1. Windows XP would have been discontinued in 2007 or 2008 as was Microsoft's original plan. Every so often, Microsoft would release a new OS requiring more powerful hardware to even run the same apps, all being one scheme that Microsoft and Intel have been cooperating on for decades, to make it so that consumers would buy a new computer every 2-3 years or so. Wintel and the PC industry really needed Windows Vista to generate a whole lot of new revenues, profits and sale. But OLPC helped stop it and Windows XP is still for sale.

2. The Windows XP licence for netbooks was lowered to $30 per device. Until then, Microsoft had never licensed Windows for less than $60 per unit, even in bulk to OEM manufacturers. Microsoft has even declared that the Windows XP licence was to be only $3 in third world countries. All that thanks to the pressure from Linux OS in netbooks which was kick-started by the OLPC project.

See original: One Laptop Per Child News OLPC's Netbook Impact on Laptop PC Industry

Things Talk - Creative Climate Camp

Watch the COP15 Behind the Scenes video about the "Creative Climate Camp" in Copenhagen, December 4, 2009.
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The scientist role in policy-making, part 459 [The Island of Doubt]

William "Stoat" Connolley draws our attention to a couple of essays by Mike Hulme of the University of East Anglia climate team on the role of climatologists -- and scientists in general -- in the policy-making process. I have to agree with William, it's not exactly clear just what Hulme is getting at. Some excellent points are raised, though, and the essays are worthwhile fodder for thought as the Copenhagen conference begins.

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Also check out the featured ScienceBlog of the week: Applied Statistics

See original: ScienceBlogs Select The scientist role in policy-making, part 459 [The Island of Doubt]

D0r0th34: 'One of the bioscientists asked the data storage firm used by one of the labs recently about the costs associated with accessing data from studies conducted a few years ago. The company replied, "you wouldn’t want to pay us to do that. It w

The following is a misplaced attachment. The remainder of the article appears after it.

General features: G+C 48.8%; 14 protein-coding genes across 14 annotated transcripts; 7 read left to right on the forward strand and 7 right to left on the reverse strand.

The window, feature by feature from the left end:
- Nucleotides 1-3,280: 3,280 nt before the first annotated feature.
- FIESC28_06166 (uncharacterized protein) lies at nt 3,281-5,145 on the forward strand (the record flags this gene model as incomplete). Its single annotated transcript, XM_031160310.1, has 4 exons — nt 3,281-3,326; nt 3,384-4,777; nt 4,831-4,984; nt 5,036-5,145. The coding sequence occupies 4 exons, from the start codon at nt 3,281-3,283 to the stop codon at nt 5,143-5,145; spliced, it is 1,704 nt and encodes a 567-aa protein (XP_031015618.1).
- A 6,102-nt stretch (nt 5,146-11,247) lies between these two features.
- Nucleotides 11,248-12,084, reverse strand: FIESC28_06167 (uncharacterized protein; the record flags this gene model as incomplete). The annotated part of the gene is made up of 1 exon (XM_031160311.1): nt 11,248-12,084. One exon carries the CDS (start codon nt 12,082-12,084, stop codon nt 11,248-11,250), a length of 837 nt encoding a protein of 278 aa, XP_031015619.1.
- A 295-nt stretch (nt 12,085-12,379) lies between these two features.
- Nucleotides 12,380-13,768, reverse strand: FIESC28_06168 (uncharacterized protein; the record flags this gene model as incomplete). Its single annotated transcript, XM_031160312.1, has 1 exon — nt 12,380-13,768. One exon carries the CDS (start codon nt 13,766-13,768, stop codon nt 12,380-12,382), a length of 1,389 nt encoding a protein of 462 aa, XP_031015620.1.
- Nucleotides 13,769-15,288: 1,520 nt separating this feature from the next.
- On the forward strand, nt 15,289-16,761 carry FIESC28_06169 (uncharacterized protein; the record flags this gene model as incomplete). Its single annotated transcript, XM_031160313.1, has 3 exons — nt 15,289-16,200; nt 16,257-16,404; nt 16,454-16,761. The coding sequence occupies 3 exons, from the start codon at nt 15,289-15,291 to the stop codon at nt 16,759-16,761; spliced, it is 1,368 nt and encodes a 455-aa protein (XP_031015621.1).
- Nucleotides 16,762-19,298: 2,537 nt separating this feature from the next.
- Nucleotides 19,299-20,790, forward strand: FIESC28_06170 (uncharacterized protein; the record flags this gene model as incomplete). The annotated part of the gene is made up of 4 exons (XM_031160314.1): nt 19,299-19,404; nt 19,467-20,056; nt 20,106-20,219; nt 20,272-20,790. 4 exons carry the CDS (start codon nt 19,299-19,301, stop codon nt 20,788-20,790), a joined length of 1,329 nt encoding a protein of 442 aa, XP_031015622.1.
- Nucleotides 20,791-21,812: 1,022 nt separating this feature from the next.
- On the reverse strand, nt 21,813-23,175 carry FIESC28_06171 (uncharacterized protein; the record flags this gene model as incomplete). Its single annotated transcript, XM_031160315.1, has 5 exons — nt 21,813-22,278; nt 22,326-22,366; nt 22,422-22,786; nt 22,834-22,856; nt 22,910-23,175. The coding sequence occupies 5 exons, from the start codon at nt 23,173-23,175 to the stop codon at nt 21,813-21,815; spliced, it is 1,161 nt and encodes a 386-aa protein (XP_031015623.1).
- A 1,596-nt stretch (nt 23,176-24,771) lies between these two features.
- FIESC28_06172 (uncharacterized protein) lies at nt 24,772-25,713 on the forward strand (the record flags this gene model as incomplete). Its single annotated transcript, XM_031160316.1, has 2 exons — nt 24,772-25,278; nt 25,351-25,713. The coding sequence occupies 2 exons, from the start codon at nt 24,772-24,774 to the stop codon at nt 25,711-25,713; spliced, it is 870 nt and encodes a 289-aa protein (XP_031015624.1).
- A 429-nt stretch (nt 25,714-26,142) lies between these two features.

D0r0th34
'One of the bioscientists asked the data storage firm used by one of the labs recently about the costs associated with accessing data from studies conducted a few years ago. The company replied, "you wouldn’t want to pay us to do that. It would be less expensive to re-run your experiments."' Holy WTF, Batman.
Paul Bacchus, Steve Koch, suelibrarian and 6 other people liked this
Oh my! - Katy S
See also "don't keep the raw data because if you do and we get into a patent dispute it will all be discoverable. Much cheaper to re-do experiments than pay lawyers to look at them..." - Cameron Neylon

See original: FriendFeed - search D0r0th34: 'One of the bioscientists asked the data storage firm used by one of the labs recently about the costs associated with accessing data from studies conducted a few years ago. The company replied, "you wouldn’t want to pay us to do that. It w

John Dupuis: I'm on the search committee for a new dean of the Faculty of Science & Engineering here at York and we're at the stage where we're coming up with interview questions. I'd like to throw a couple of open access/open source/open science/ope

John Dupuis
I'm on the search committee for a new dean of the Faculty of Science & Engineering here at York and we're at the stage where we're coming up with interview questions. I'd like to throw a couple of open access/open source/open science/open data/scholarly communications questions into the mix. I'd really appreciate input from all of you out there:
Mr. Gunn and OpenSci Info liked this
If you could ask a potential dean any scholarly communications question, what would it be? - John Dupuis
Try to frame the question while also providing information -- "There are many misunderstandings about Open Access publishing such as /OA archiving will kill journal subscriptions/, /OA is essentially a vanity press service/ or /OA is about punishing greedy or obstructive publishers/. What do you feel is the best way to counter these false assumptions?" [Note: taken from http://www.arl.org/sparc...] - joe is...
In your opinion, would open science A) Allow the department to make more effective use of research funds? B)Get higher scores on the "broader impacts" portion of grant applications? http://friendfeed.com/science... C) Mitigate the risk of any possible future data provenance research scandals? - Mr. Gunn

See original: FriendFeed - search John Dupuis: I'm on the search committee for a new dean of the Faculty of Science & Engineering here at York and we're at the stage where we're coming up with interview questions. I'd like to throw a couple of open access/open source/open science/ope